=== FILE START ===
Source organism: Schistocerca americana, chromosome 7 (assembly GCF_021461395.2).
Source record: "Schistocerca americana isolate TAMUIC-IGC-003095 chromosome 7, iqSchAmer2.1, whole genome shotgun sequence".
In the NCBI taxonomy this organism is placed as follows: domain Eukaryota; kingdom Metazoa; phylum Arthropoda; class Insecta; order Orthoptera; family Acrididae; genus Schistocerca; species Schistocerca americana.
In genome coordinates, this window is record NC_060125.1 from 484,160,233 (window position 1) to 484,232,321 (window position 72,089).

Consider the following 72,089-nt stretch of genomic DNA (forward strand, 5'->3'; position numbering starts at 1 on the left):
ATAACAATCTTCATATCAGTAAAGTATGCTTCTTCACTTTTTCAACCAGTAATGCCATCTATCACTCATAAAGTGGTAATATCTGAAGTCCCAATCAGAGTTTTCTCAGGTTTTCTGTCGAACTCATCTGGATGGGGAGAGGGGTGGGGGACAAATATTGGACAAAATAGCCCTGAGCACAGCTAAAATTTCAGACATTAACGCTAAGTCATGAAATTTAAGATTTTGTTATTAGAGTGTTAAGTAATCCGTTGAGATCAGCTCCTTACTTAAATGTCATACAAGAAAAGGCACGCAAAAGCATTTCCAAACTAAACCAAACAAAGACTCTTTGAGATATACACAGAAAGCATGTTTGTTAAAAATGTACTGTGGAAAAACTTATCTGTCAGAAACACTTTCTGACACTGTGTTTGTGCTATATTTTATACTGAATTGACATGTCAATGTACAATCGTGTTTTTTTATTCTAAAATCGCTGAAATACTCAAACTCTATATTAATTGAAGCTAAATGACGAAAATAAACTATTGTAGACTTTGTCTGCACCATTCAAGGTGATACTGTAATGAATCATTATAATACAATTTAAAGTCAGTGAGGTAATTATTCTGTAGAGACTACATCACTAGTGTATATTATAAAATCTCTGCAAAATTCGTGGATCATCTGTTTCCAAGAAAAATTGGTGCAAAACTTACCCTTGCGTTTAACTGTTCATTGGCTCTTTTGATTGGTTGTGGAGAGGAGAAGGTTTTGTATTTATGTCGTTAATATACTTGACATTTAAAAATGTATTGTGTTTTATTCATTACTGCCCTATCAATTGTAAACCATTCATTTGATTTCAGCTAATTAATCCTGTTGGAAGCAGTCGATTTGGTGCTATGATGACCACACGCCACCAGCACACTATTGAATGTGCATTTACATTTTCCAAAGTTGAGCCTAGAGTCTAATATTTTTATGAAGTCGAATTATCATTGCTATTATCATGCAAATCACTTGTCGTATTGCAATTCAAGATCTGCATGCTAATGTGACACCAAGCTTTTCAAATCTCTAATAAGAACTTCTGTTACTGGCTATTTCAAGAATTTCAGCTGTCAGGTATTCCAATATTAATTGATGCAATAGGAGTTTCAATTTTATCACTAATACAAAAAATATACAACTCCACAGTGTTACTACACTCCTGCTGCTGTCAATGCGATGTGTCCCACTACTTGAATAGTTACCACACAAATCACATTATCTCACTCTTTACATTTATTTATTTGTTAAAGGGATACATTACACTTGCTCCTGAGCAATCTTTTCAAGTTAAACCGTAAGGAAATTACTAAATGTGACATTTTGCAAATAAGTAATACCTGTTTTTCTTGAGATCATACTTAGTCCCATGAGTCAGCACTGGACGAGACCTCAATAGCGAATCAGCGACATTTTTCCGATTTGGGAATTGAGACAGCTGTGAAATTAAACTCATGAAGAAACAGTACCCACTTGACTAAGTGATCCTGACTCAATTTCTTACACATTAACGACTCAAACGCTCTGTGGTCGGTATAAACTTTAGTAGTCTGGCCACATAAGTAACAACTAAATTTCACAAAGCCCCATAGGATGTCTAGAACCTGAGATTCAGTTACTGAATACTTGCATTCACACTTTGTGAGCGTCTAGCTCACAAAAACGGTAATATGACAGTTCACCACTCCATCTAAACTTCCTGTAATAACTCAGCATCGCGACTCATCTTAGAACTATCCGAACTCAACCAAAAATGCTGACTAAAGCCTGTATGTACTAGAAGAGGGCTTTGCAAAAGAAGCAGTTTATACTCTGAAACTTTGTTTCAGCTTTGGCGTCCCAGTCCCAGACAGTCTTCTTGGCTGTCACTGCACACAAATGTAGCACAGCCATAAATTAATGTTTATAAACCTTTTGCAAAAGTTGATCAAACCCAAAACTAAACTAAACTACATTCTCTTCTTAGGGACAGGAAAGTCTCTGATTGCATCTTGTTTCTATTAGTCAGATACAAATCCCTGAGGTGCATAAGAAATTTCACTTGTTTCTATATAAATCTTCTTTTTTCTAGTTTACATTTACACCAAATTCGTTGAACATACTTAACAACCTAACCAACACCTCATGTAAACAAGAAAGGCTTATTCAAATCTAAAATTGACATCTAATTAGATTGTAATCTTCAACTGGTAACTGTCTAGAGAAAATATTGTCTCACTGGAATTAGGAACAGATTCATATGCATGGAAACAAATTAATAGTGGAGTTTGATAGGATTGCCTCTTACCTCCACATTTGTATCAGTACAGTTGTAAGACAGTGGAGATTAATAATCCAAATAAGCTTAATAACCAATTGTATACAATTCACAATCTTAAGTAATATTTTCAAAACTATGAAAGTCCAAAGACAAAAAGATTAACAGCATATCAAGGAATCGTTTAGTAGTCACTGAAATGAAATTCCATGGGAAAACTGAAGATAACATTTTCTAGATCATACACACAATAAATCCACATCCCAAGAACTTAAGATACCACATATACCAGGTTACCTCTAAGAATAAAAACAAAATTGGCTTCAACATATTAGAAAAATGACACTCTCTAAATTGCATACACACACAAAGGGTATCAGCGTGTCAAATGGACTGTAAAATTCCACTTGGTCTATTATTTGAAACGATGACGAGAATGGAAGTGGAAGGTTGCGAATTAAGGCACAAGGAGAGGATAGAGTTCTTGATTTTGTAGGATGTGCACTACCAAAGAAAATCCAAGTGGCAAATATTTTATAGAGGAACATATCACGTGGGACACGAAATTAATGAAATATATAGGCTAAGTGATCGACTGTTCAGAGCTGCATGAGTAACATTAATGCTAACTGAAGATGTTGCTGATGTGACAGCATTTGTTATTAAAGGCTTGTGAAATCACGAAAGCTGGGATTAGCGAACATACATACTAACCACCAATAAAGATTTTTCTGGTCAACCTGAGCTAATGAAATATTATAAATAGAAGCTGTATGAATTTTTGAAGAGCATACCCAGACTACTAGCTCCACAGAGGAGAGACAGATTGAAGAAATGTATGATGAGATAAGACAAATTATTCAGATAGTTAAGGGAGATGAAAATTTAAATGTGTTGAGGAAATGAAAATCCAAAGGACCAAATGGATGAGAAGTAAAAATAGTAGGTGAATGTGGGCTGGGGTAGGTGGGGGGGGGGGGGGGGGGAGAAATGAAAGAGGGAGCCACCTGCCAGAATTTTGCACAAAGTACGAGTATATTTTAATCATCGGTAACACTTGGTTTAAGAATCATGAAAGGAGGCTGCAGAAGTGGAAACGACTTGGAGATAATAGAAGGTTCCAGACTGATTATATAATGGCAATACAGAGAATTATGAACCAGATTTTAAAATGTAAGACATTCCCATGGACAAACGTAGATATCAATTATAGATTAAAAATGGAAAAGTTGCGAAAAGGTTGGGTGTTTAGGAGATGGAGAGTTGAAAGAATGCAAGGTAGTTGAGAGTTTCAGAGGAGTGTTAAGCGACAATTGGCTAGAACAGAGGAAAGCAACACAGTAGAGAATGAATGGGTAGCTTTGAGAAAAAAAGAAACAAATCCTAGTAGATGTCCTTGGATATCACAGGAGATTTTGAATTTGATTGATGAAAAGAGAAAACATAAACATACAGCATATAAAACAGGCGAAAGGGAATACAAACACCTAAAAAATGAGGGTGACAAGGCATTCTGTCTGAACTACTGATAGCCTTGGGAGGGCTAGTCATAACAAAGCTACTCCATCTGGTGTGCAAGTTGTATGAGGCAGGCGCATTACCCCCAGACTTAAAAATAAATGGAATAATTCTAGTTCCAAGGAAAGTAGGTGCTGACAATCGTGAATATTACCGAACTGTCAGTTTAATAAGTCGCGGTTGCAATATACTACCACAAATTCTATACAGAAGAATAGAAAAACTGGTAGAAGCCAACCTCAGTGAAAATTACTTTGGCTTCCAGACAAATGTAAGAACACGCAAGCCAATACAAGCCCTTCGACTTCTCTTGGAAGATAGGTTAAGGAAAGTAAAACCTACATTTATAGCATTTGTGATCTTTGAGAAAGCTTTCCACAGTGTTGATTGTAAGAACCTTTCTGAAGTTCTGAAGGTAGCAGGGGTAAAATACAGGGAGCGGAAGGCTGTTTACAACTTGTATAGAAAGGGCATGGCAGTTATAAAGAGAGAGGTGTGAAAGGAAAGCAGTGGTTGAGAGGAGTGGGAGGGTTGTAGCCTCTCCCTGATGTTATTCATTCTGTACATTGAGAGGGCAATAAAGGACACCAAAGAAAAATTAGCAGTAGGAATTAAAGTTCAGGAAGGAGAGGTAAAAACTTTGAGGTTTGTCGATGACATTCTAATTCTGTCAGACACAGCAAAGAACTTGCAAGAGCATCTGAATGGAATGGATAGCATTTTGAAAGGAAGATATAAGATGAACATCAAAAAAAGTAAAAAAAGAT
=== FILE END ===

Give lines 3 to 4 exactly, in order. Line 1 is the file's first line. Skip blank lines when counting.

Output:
In the NCBI taxonomy this organism is placed as follows: domain Eukaryota; kingdom Metazoa; phylum Arthropoda; class Insecta; order Orthoptera; family Acrididae; genus Schistocerca; species Schistocerca americana.
In genome coordinates, this window is record NC_060125.1 from 484,160,233 (window position 1) to 484,232,321 (window position 72,089).